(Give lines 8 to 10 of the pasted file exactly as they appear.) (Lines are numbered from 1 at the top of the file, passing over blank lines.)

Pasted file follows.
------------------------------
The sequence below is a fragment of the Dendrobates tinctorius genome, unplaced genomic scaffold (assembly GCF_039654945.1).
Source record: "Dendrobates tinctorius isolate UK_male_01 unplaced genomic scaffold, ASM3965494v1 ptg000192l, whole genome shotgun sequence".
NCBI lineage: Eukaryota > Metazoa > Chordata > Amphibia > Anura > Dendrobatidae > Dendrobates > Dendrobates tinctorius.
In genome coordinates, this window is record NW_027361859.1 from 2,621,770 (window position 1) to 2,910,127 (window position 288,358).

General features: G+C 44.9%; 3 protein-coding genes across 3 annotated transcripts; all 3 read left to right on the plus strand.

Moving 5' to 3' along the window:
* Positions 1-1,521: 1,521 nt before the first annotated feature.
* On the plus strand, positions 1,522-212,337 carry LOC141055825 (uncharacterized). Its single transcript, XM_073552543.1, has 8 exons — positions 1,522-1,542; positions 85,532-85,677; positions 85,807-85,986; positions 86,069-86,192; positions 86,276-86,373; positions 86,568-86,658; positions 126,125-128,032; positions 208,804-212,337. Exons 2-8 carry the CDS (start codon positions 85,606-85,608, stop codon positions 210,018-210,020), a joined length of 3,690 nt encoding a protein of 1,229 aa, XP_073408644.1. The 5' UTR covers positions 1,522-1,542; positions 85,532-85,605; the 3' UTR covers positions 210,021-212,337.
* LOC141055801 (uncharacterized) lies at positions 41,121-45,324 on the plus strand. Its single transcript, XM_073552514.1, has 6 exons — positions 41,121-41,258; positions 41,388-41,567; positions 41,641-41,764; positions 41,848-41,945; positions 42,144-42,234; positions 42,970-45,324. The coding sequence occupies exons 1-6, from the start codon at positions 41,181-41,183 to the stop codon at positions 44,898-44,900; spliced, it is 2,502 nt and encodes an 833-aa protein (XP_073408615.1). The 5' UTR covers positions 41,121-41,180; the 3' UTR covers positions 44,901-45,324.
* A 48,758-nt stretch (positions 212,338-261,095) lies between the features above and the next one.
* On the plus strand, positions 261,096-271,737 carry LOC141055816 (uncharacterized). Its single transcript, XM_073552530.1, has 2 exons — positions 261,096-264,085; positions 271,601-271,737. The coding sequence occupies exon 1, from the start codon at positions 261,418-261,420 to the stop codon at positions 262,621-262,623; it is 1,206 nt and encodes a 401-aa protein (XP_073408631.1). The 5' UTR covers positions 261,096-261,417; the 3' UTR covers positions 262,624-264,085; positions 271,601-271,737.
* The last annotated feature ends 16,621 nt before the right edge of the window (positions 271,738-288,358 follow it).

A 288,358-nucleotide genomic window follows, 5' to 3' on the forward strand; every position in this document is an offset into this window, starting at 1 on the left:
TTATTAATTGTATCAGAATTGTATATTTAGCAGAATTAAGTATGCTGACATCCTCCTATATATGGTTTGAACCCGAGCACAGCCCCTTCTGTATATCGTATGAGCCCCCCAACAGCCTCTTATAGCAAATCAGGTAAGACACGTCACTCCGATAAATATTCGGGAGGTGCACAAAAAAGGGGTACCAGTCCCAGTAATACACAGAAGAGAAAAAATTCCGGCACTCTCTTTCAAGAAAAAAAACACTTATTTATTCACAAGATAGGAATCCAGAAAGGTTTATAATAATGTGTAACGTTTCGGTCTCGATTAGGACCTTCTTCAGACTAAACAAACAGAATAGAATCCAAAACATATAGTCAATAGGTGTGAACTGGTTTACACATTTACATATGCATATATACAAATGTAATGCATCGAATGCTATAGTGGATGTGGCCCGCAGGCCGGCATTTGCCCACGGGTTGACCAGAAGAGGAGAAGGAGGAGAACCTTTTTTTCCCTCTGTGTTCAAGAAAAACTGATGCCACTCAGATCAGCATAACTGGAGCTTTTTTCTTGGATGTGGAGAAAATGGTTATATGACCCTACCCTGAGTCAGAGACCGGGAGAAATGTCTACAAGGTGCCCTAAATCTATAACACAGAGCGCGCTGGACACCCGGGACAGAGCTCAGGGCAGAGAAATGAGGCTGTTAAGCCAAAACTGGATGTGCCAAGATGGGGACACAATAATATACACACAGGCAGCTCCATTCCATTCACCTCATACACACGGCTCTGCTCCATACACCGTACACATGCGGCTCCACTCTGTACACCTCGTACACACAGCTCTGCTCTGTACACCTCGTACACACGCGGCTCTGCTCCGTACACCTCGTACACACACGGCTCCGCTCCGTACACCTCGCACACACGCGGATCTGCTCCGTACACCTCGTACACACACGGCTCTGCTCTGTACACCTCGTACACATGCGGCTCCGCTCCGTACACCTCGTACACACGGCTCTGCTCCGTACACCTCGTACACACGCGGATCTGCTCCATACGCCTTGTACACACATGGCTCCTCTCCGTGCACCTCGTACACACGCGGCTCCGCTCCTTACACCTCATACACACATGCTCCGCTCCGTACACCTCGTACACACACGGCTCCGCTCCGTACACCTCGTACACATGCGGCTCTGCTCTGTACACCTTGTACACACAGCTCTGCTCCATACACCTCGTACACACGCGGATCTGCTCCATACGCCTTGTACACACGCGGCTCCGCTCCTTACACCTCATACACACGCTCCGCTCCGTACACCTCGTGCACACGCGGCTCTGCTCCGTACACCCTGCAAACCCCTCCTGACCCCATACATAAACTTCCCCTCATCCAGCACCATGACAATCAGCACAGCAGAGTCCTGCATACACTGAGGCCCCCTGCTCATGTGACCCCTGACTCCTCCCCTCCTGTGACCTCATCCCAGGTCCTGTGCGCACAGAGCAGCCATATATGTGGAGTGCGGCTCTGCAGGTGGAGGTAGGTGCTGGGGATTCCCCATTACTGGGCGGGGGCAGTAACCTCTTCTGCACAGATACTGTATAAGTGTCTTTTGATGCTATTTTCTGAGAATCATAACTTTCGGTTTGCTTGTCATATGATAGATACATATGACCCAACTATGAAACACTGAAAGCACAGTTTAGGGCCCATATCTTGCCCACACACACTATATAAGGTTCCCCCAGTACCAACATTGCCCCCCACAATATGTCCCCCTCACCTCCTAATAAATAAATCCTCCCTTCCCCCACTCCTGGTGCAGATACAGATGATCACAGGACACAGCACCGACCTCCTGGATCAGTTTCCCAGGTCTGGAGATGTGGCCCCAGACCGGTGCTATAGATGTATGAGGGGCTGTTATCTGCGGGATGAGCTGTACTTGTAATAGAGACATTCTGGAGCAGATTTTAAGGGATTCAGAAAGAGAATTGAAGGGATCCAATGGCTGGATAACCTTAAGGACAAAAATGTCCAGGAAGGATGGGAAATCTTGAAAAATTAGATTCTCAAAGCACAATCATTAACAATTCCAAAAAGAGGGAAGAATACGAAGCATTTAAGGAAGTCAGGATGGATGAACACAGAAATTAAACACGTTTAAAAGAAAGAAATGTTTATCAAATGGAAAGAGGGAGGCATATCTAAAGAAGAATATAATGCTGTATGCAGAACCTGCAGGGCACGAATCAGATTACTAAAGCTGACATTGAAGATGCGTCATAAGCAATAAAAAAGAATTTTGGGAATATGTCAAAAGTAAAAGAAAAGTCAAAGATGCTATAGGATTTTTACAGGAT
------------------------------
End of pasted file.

* On the plus strand, positions 1,522-212,337 carry LOC141055825 (uncharacterized). Its single transcript, XM_073552543.1, has 8 exons — positions 1,522-1,542; positions 85,532-85,677; positions 85,807-85,986; positions 86,069-86,192; positions 86,276-86,373; positions 86,568-86,658; positions 126,125-128,032; positions 208,804-212,337. Exons 2-8 carry the CDS (start codon positions 85,606-85,608, stop codon positions 210,018-210,020), a joined length of 3,690 nt encoding a protein of 1,229 aa, XP_073408644.1. The 5' UTR covers positions 1,522-1,542; positions 85,532-85,605; the 3' UTR covers positions 210,021-212,337.
* LOC141055801 (uncharacterized) lies at positions 41,121-45,324 on the plus strand. Its single transcript, XM_073552514.1, has 6 exons — positions 41,121-41,258; positions 41,388-41,567; positions 41,641-41,764; positions 41,848-41,945; positions 42,144-42,234; positions 42,970-45,324. The coding sequence occupies exons 1-6, from the start codon at positions 41,181-41,183 to the stop codon at positions 44,898-44,900; spliced, it is 2,502 nt and encodes an 833-aa protein (XP_073408615.1). The 5' UTR covers positions 41,121-41,180; the 3' UTR covers positions 44,901-45,324.
* A 48,758-nt stretch (positions 212,338-261,095) lies between the features above and the next one.